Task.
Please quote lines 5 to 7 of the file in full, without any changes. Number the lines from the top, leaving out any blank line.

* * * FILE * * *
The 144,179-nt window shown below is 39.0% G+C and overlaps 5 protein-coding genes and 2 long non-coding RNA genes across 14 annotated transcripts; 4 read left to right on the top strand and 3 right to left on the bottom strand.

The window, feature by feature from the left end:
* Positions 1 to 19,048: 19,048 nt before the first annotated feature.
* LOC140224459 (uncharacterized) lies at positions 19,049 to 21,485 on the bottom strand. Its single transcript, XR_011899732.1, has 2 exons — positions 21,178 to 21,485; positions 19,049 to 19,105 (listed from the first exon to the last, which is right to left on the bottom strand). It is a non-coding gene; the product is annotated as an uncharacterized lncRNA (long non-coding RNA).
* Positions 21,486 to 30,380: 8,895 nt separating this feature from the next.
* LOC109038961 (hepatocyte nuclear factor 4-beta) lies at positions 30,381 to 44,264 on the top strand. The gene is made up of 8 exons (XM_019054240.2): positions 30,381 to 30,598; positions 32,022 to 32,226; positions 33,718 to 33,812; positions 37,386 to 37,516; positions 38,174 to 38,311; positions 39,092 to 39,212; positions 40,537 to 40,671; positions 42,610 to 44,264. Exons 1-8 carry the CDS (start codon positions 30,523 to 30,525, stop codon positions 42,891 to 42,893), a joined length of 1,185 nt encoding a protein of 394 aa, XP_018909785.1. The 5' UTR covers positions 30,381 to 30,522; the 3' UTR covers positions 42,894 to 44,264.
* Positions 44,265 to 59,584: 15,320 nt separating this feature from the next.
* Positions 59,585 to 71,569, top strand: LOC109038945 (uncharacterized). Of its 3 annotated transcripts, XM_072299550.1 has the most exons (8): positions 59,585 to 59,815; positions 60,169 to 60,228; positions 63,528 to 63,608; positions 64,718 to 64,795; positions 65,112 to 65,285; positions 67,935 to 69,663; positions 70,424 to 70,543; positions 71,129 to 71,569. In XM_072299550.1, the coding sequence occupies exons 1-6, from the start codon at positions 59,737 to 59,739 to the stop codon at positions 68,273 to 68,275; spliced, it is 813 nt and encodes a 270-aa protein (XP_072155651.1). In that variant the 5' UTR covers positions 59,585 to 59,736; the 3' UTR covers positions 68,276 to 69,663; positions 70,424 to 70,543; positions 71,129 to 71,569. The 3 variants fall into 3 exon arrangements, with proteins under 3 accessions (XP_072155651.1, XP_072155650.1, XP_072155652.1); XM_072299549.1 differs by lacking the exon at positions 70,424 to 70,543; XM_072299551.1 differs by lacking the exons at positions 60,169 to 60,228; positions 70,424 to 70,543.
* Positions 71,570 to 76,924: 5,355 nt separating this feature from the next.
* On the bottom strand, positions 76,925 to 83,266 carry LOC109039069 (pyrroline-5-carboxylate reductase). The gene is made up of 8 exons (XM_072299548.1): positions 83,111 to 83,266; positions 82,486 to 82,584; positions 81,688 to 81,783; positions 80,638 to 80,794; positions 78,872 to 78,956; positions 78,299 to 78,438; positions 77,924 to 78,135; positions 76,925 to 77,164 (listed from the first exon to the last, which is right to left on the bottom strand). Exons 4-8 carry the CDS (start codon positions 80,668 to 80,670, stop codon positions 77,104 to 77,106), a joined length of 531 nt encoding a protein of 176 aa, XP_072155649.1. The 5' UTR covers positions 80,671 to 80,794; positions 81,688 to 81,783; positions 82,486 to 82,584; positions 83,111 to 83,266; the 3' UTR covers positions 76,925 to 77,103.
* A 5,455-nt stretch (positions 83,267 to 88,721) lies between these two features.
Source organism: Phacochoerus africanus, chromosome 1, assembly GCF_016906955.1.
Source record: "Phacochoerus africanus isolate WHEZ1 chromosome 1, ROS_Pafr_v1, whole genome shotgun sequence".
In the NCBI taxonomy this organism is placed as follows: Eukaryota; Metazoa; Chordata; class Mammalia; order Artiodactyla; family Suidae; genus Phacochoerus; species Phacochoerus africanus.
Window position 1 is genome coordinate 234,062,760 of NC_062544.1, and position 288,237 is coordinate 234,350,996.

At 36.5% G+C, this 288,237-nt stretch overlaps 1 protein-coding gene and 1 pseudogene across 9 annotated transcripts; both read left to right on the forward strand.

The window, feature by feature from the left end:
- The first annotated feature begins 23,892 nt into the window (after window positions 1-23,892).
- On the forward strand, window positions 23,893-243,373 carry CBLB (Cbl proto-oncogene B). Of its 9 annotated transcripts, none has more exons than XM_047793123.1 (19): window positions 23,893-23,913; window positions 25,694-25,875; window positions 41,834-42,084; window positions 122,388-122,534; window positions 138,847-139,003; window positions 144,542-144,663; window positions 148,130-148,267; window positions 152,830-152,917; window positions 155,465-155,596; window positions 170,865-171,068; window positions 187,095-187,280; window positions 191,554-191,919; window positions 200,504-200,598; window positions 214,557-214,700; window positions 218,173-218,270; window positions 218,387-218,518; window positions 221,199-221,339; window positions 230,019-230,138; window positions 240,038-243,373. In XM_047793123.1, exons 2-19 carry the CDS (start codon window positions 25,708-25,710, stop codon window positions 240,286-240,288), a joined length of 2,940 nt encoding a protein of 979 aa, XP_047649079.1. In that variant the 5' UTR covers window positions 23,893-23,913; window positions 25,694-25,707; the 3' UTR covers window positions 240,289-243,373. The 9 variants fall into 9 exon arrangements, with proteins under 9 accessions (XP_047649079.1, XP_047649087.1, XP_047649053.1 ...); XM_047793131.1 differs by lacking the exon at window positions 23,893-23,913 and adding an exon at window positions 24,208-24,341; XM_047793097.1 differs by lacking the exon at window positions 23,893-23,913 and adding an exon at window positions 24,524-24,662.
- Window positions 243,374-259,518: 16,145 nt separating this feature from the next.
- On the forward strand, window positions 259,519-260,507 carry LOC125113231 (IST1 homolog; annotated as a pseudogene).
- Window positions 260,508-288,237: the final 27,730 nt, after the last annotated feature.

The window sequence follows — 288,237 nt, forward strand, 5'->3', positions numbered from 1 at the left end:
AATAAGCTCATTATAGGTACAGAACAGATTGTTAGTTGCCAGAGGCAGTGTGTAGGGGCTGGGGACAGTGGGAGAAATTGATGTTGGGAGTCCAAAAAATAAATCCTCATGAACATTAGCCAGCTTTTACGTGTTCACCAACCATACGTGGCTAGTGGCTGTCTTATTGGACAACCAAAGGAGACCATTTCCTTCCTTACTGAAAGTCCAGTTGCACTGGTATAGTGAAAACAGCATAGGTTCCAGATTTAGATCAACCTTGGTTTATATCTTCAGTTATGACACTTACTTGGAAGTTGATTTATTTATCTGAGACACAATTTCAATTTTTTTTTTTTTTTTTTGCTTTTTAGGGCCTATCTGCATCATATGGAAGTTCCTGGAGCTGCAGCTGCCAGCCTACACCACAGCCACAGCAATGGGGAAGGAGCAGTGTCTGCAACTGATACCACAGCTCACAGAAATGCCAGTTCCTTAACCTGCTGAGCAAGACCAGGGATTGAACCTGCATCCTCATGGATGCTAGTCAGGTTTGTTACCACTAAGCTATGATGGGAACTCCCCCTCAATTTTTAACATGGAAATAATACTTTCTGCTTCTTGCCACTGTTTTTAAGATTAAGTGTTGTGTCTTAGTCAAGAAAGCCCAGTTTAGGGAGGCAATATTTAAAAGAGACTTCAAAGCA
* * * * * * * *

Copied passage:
* Positions 21,486 to 30,380: 8,895 nt separating this feature from the next.
* LOC109038961 (hepatocyte nuclear factor 4-beta) lies at positions 30,381 to 44,264 on the top strand. The gene is made up of 8 exons (XM_019054240.2): positions 30,381 to 30,598; positions 32,022 to 32,226; positions 33,718 to 33,812; positions 37,386 to 37,516; positions 38,174 to 38,311; positions 39,092 to 39,212; positions 40,537 to 40,671; positions 42,610 to 44,264. Exons 1-8 carry the CDS (start codon positions 30,523 to 30,525, stop codon positions 42,891 to 42,893), a joined length of 1,185 nt encoding a protein of 394 aa, XP_018909785.1. The 5' UTR covers positions 30,381 to 30,522; the 3' UTR covers positions 42,894 to 44,264.
* Positions 44,265 to 59,584: 15,320 nt separating this feature from the next.